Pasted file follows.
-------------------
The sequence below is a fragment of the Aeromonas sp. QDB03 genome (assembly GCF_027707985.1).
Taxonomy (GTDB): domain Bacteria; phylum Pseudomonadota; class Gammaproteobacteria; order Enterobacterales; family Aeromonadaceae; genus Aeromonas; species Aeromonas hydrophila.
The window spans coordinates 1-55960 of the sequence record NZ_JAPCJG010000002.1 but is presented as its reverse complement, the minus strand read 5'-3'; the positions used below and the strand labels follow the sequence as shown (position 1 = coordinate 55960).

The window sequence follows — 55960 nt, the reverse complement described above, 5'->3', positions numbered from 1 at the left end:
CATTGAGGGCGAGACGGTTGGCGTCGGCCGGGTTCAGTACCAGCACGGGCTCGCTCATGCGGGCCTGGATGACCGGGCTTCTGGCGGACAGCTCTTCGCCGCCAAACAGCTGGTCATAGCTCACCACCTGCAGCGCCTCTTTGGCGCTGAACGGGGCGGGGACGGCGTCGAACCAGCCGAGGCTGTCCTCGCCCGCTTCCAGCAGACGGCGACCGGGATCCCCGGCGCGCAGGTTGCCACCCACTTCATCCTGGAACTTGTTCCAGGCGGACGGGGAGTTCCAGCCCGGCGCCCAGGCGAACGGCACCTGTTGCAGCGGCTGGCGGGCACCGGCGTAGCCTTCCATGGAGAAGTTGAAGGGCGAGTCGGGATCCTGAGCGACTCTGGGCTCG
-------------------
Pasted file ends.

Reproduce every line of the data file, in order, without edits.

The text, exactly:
The sequence below is a fragment of the Aeromonas sp. QDB03 genome (assembly GCF_027707985.1).
Taxonomy (GTDB): domain Bacteria; phylum Pseudomonadota; class Gammaproteobacteria; order Enterobacterales; family Aeromonadaceae; genus Aeromonas; species Aeromonas hydrophila.
The window spans coordinates 1-55960 of the sequence record NZ_JAPCJG010000002.1 but is presented as its reverse complement, the minus strand read 5'-3'; the positions used below and the strand labels follow the sequence as shown (position 1 = coordinate 55960).

The window sequence follows — 55960 nt, the reverse complement described above, 5'->3', positions numbered from 1 at the left end:
CATTGAGGGCGAGACGGTTGGCGTCGGCCGGGTTCAGTACCAGCACGGGCTCGCTCATGCGGGCCTGGATGACCGGGCTTCTGGCGGACAGCTCTTCGCCGCCAAACAGCTGGTCATAGCTCACCACCTGCAGCGCCTCTTTGGCGCTGAACGGGGCGGGGACGGCGTCGAACCAGCCGAGGCTGTCCTCGCCCGCTTCCAGCAGACGGCGACCGGGATCCCCGGCGCGCAGGTTGCCACCCACTTCATCCTGGAACTTGTTCCAGGCGGACGGGGAGTTCCAGCCCGGCGCCCAGGCGAACGGCACCTGTTGCAGCGGCTGGCGGGCACCGGCGTAGCCTTCCATGGAGAAGTTGAAGGGCGAGTCGGGATCCTGAGCGACTCTGGGCTCG